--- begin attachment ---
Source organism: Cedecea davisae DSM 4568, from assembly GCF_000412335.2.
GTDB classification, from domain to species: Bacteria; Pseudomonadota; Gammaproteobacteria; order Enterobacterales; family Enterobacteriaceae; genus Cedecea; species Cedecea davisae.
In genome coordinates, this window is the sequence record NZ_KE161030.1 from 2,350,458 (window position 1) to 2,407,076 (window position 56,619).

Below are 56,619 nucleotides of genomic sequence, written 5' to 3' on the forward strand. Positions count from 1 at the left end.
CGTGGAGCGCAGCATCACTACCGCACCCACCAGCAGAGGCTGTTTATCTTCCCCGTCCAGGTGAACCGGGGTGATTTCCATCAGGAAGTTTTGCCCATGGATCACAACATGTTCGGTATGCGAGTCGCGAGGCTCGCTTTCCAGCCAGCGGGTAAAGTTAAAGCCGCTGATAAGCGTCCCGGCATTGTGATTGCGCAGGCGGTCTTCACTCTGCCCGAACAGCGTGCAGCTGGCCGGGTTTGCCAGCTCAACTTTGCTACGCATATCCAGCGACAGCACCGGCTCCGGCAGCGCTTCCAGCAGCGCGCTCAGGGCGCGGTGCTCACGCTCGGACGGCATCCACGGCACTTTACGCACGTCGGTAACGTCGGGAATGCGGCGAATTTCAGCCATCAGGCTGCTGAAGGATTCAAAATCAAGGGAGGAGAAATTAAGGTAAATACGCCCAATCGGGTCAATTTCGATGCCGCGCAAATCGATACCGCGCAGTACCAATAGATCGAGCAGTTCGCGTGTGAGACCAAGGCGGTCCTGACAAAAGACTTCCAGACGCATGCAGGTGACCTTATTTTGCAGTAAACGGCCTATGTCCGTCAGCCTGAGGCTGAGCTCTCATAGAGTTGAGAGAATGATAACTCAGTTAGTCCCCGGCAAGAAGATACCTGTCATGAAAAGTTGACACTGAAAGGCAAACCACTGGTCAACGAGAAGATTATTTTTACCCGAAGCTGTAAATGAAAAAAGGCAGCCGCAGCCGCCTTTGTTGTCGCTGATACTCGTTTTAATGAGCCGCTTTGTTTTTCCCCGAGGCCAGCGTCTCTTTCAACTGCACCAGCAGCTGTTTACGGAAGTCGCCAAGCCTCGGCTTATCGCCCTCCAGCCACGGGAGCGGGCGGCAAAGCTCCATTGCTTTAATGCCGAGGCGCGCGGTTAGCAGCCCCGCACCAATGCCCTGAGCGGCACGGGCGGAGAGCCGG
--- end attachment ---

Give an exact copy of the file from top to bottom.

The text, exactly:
Source organism: Cedecea davisae DSM 4568, from assembly GCF_000412335.2.
GTDB classification, from domain to species: Bacteria; Pseudomonadota; Gammaproteobacteria; order Enterobacterales; family Enterobacteriaceae; genus Cedecea; species Cedecea davisae.
In genome coordinates, this window is the sequence record NZ_KE161030.1 from 2,350,458 (window position 1) to 2,407,076 (window position 56,619).

Below are 56,619 nucleotides of genomic sequence, written 5' to 3' on the forward strand. Positions count from 1 at the left end.
CGTGGAGCGCAGCATCACTACCGCACCCACCAGCAGAGGCTGTTTATCTTCCCCGTCCAGGTGAACCGGGGTGATTTCCATCAGGAAGTTTTGCCCATGGATCACAACATGTTCGGTATGCGAGTCGCGAGGCTCGCTTTCCAGCCAGCGGGTAAAGTTAAAGCCGCTGATAAGCGTCCCGGCATTGTGATTGCGCAGGCGGTCTTCACTCTGCCCGAACAGCGTGCAGCTGGCCGGGTTTGCCAGCTCAACTTTGCTACGCATATCCAGCGACAGCACCGGCTCCGGCAGCGCTTCCAGCAGCGCGCTCAGGGCGCGGTGCTCACGCTCGGACGGCATCCACGGCACTTTACGCACGTCGGTAACGTCGGGAATGCGGCGAATTTCAGCCATCAGGCTGCTGAAGGATTCAAAATCAAGGGAGGAGAAATTAAGGTAAATACGCCCAATCGGGTCAATTTCGATGCCGCGCAAATCGATACCGCGCAGTACCAATAGATCGAGCAGTTCGCGTGTGAGACCAAGGCGGTCCTGACAAAAGACTTCCAGACGCATGCAGGTGACCTTATTTTGCAGTAAACGGCCTATGTCCGTCAGCCTGAGGCTGAGCTCTCATAGAGTTGAGAGAATGATAACTCAGTTAGTCCCCGGCAAGAAGATACCTGTCATGAAAAGTTGACACTGAAAGGCAAACCACTGGTCAACGAGAAGATTATTTTTACCCGAAGCTGTAAATGAAAAAAGGCAGCCGCAGCCGCCTTTGTTGTCGCTGATACTCGTTTTAATGAGCCGCTTTGTTTTTCCCCGAGGCCAGCGTCTCTTTCAACTGCACCAGCAGCTGTTTACGGAAGTCGCCAAGCCTCGGCTTATCGCCCTCCAGCCACGGGAGCGGGCGGCAAAGCTCCATTGCTTTAATGCCGAGGCGCGCGGTTAGCAGCCCCGCACCAATGCCCTGAGCGGCACGGGCGGAGAGCCGG